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Am J Kidney Dis. 2004 Jul;44(1):84-93.

Validation of the Modification of Diet in Renal Disease formula for estimating GFR with special emphasis on calibration of the serum creatinine assay.

Author information

1
Department of Medicine, Division of Nephrology, St Olavs Hospital/NTNU, Trondheim, Norway. stein.hallan@medisin.ntnu.no

Abstract

BACKGROUND:

The Modification of Diet in Renal Disease (MDRD) formula is recommended by European and American guidelines for estimating glomerular filtration rate (GFR). However, the accuracy of the formula has been questioned in several studies. Our objective is to evaluate the performance of the MDRD formula with special emphasis on the possibility that interlaboratory calibration differences for serum creatinine reduce the accuracy of the formula.

METHODS:

The MDRD and 7 other commonly used formulae were evaluated regarding bias, precision, and accuracy. The 215 adults included were patients with chronic kidney disease, potential kidney donors, and patients referred before nephrotoxic chemotherapy. Serum creatinine was measured by means of a kinetic Jaffé method (Hitachi 917, Hitachi, Tokyo, Japan; reagents from Roche Diagnostics, Mannheim, Germany). GFR, measured as plasma clearance of chromium 51-labeled EDTA (Cr-EDTA), ranged from 3 to 162 mL/min/1.73 m2.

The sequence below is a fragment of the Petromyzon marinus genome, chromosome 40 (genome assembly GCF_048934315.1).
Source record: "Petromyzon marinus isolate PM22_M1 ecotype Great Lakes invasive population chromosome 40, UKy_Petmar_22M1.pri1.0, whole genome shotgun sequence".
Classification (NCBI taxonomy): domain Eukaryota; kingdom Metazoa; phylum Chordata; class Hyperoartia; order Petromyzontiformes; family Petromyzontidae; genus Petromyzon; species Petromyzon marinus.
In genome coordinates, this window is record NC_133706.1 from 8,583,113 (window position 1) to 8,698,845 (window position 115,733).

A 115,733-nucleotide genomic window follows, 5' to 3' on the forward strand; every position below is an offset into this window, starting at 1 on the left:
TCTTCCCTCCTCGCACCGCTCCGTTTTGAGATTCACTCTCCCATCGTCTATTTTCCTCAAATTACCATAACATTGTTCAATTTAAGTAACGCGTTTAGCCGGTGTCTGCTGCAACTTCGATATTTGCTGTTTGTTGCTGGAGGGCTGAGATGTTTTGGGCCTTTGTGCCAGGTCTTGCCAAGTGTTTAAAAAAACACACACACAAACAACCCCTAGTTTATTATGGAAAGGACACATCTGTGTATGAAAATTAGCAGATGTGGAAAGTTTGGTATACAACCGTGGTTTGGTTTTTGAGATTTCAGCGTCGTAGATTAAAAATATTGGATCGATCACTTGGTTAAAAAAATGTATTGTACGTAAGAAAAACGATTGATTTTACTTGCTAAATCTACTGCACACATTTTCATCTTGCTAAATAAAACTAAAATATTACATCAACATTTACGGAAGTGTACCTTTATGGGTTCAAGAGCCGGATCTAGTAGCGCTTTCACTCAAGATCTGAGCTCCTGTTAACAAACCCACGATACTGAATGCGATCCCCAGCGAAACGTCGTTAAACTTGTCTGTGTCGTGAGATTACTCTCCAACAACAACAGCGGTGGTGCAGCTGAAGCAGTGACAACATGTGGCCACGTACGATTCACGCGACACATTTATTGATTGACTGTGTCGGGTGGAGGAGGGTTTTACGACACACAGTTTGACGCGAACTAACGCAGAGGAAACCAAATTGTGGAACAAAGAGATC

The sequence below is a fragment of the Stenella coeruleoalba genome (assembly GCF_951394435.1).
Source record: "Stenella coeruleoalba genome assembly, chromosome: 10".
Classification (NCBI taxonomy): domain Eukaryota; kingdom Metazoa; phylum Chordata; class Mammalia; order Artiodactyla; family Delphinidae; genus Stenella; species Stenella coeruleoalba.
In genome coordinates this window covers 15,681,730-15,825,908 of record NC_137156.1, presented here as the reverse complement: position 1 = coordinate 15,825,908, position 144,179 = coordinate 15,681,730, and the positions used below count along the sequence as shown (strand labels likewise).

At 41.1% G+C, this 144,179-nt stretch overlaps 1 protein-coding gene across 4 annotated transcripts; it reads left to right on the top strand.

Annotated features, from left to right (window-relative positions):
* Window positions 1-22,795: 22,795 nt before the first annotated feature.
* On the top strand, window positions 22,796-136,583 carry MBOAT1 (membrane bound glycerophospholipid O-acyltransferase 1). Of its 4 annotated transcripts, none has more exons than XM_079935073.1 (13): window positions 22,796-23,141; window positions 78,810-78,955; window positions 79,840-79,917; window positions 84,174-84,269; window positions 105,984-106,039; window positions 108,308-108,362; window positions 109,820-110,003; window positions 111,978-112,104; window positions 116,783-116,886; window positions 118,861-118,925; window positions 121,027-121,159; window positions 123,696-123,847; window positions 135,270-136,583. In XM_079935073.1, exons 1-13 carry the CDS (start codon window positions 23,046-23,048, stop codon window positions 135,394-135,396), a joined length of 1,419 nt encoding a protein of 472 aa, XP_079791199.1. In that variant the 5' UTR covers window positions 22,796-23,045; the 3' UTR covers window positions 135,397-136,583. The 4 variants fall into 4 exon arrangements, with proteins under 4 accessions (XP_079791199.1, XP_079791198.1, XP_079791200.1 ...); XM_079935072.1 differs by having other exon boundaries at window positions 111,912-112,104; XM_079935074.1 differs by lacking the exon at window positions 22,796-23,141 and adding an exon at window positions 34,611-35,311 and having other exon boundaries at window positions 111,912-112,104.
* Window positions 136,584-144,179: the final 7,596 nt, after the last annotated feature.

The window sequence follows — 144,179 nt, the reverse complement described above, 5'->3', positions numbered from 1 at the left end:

RESULTS:

The MDRD formula was heavily biased, but it still had significantly better accuracy than the other formulae tested. After recalibrating our serum creatinine values (serum creatinine [mg/dL] = -0.215 + 1.08 * serum creatinine), systematic bias was greatly reduced and better accuracy was achieved: 45.6% of results differed less than 15% from Cr-EDTA, 64.2% differed less than 30%, and 81.4% differed less than 50%. The equation for recalibrating creatinine values was based on data with traceability to reference methods and on sensitivity analysis.

CONCLUSION:

The MDRD formula seems to be the best formula available for GFR estimating, but it is based on a serum creatinine method calibrated to give much lower values than most laboratories, leading to underestimation of GFR in mild renal insufficiency.

PMID:
15211442
[Indexed for MEDLINE]

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